Pros and Cons of Prepaid Debit Cards

Pros and Cons of Prepaid Debit Cards

August 04, 2020

Today more than half of all Americans use prepaid debit cards for personal use, compared to just 19% in 2008.¹

A prepaid debit card is established when an individual provides cash to a financial institution in exchange for a card that can be used like any debit card or credit card, except it is limited to purchases in an amount not to exceed the card’s cash balance. When the balance runs low, or is exhausted, the card can be reloaded with additional cash.

There are reasons why you might consider using a prepaid debit card, including:

  • For individuals with poor credit, who may be unable to get a credit card, carrying a prepaid debit card means they don't have to carry cash.
  • For individuals who have trouble managing their spending, prepaid debit cards can act as a restraint on poor habits.
  • As an alternative to credit cards for college students, they can help protect parents from their children's excessive spending, while teaching important budgeting lessons.
  • They offer potential protection against the loss of cash when traveling.
  • In a world of data theft, prepaid debit cards do not house personal data, such as your Social Security number or bank account information, shielding that data in the event of theft.

They do come with drawbacks, such as:

    • They do not provide any advance of credit, like a credit card. So if you have an emergency expense that exceeds your prepaid debit card balance, the debit card will be of limited use.
    • Prepaid debit cards may come with considerable fees, including account opening fees, transaction fees, and monthly charges. Depending upon the balance, fees can represent a high percentage of your cash value.
    • You will not earn reward points or rebates, like you might with a credit card.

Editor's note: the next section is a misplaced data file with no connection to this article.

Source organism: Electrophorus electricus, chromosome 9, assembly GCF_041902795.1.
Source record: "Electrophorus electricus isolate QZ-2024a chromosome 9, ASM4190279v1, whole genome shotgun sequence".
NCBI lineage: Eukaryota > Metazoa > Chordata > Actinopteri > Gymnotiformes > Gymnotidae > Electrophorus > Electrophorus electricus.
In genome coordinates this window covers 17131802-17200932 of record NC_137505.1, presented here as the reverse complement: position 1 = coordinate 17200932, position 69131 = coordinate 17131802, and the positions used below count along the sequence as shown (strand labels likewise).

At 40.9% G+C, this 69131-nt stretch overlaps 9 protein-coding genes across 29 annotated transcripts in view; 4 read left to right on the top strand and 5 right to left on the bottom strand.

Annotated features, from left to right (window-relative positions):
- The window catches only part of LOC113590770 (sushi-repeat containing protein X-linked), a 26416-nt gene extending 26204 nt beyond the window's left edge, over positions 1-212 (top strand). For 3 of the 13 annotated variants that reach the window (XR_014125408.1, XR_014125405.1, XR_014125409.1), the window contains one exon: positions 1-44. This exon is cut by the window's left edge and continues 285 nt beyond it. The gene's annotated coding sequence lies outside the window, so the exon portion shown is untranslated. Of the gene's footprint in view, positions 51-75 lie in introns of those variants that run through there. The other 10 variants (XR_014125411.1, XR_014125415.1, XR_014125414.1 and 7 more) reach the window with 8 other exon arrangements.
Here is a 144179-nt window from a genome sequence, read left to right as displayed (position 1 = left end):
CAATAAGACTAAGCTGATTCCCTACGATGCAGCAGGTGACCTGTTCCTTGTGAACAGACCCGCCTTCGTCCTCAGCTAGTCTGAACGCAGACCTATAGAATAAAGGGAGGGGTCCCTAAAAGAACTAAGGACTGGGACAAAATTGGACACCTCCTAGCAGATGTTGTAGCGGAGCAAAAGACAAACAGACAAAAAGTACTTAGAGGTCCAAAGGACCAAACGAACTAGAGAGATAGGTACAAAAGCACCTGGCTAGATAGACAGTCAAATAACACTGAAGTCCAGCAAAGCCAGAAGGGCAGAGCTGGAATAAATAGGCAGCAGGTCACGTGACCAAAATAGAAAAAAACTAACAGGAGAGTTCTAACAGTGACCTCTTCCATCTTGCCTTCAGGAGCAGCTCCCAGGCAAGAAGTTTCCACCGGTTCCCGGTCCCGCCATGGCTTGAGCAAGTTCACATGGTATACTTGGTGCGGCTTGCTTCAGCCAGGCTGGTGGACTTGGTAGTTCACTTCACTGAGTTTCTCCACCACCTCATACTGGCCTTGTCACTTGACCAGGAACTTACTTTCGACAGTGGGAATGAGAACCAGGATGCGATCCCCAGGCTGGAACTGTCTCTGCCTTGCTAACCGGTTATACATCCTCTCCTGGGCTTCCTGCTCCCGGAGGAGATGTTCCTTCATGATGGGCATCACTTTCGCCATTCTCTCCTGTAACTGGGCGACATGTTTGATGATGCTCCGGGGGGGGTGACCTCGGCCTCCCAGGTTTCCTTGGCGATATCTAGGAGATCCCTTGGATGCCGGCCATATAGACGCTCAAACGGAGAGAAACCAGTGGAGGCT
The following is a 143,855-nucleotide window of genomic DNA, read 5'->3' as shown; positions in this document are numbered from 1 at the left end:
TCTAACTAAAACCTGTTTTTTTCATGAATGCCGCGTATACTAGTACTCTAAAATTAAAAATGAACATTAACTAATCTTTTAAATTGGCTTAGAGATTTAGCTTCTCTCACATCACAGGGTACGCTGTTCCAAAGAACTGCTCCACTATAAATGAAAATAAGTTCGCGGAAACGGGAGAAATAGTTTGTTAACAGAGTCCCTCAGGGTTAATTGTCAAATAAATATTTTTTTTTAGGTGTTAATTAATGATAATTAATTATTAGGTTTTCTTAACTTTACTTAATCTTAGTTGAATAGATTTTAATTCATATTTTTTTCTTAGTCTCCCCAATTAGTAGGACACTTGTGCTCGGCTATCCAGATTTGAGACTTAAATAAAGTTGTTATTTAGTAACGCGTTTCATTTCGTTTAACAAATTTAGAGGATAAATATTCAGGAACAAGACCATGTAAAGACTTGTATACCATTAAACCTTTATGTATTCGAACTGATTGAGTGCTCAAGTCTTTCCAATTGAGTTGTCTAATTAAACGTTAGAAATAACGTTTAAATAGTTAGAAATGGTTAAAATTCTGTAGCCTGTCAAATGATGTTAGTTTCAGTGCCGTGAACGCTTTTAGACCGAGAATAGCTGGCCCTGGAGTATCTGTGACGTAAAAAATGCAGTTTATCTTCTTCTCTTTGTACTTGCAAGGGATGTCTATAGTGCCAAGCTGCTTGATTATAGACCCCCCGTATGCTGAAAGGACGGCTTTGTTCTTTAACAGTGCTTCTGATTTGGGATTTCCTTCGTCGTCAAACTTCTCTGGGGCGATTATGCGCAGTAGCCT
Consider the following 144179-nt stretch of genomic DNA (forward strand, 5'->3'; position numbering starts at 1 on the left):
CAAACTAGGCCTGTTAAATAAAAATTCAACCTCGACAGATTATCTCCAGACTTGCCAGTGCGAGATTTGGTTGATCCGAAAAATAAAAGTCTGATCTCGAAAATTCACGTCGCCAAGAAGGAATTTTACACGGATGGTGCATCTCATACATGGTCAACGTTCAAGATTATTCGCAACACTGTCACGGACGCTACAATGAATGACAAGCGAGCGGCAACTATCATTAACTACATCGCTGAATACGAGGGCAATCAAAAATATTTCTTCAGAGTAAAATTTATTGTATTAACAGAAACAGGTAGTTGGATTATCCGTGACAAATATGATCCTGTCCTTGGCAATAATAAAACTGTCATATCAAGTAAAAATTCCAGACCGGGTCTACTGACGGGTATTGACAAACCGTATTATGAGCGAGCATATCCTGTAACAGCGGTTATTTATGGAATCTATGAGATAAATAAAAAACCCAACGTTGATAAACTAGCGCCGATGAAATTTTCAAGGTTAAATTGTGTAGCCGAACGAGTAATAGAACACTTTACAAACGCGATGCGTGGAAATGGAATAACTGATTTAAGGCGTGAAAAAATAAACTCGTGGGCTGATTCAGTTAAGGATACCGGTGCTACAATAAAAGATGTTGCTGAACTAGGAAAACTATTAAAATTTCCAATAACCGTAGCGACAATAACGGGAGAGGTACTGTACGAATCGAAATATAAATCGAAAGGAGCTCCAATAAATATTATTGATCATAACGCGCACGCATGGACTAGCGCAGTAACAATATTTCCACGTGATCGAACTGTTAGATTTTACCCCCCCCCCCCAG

Recently, Money.com re-published their list of the best credit cards for 2020. Included on the list is a secured credit card. Unlike a prepaid debit card, the secured credit card  goes a step further by helping those with weak or no credit establish credit and provides the same benefits listed above as the prepaid debit card. The secured credit card uses similar set-up methods as the prepaid debit card.

If you are considering a prepaid debit card, secured or unsecured credit card, Money's list may be a good place to start comparison shopping. Fees can vary widely with all cards, so look for one that is appropriate for you.

About Terrell Dinkins, MBA, ChFC®, CDFA®

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Terrell Dinkins, MBA, ChFC®, CDFA® is an investment adviser representative of and offers investment advisory services through OBN Wealth Advisors, LLC, a registered investment adviser offering advisory services in the State of Georgia and other jurisdictions where registered or exempted. Main Office: 950 Eagles Landing Pkwy, Suite 216, Stockbridge, GA 30281. Tel: 404-723-9780. Website: OBN Wealth Advisors

1. CreditCards.com, June 20, 2016

The content is developed from sources believed to be providing accurate information. The information in this material is not intended as tax or legal advice. It may not be used for the purpose of avoiding any federal tax penalties. Please consult legal or tax professionals for specific information regarding your individual situation. This material was developed and produced by FMG Suite to provide information on a topic that may be of interest. FMG Suite is not affiliated with the named broker-dealer, state- or SEC-registered investment advisory firm. The opinions expressed and material provided are for general information, and should not be considered a solicitation for the purchase or sale of any security. Copyright 2020 FMG Suite.